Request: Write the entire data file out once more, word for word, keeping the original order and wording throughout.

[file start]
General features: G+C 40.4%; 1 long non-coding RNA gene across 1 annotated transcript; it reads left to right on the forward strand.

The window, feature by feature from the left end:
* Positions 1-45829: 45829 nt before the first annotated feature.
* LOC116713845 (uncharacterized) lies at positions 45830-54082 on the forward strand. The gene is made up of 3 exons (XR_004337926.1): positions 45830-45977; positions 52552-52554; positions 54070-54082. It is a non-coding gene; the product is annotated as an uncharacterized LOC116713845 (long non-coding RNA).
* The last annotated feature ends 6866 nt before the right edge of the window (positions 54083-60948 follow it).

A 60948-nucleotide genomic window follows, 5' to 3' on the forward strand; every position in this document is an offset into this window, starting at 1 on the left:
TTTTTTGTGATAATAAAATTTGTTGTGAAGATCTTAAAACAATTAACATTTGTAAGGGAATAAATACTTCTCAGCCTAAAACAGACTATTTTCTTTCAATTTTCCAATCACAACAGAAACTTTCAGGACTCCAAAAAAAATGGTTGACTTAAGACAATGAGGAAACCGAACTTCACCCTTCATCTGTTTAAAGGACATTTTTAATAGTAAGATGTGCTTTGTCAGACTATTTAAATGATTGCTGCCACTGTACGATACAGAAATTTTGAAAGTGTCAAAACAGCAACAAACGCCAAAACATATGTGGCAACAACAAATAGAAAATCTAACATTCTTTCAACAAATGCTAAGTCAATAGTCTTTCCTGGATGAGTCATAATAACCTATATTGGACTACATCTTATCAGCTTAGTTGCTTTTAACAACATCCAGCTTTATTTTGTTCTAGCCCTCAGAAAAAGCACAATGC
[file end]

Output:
General features: G+C 40.4%; 1 long non-coding RNA gene across 1 annotated transcript; it reads left to right on the forward strand.

The window, feature by feature from the left end:
* Positions 1-45829: 45829 nt before the first annotated feature.
* LOC116713845 (uncharacterized) lies at positions 45830-54082 on the forward strand. The gene is made up of 3 exons (XR_004337926.1): positions 45830-45977; positions 52552-52554; positions 54070-54082. It is a non-coding gene; the product is annotated as an uncharacterized LOC116713845 (long non-coding RNA).
* The last annotated feature ends 6866 nt before the right edge of the window (positions 54083-60948 follow it).

A 60948-nucleotide genomic window follows, 5' to 3' on the forward strand; every position in this document is an offset into this window, starting at 1 on the left:
TTTTTTGTGATAATAAAATTTGTTGTGAAGATCTTAAAACAATTAACATTTGTAAGGGAATAAATACTTCTCAGCCTAAAACAGACTATTTTCTTTCAATTTTCCAATCACAACAGAAACTTTCAGGACTCCAAAAAAAATGGTTGACTTAAGACAATGAGGAAACCGAACTTCACCCTTCATCTGTTTAAAGGACATTTTTAATAGTAAGATGTGCTTTGTCAGACTATTTAAATGATTGCTGCCACTGTACGATACAGAAATTTTGAAAGTGTCAAAACAGCAACAAACGCCAAAACATATGTGGCAACAACAAATAGAAAATCTAACATTCTTTCAACAAATGCTAAGTCAATAGTCTTTCCTGGATGAGTCATAATAACCTATATTGGACTACATCTTATCAGCTTAGTTGCTTTTAACAACATCCAGCTTTATTTTGTTCTAGCCCTCAGAAAAAGCACAATGC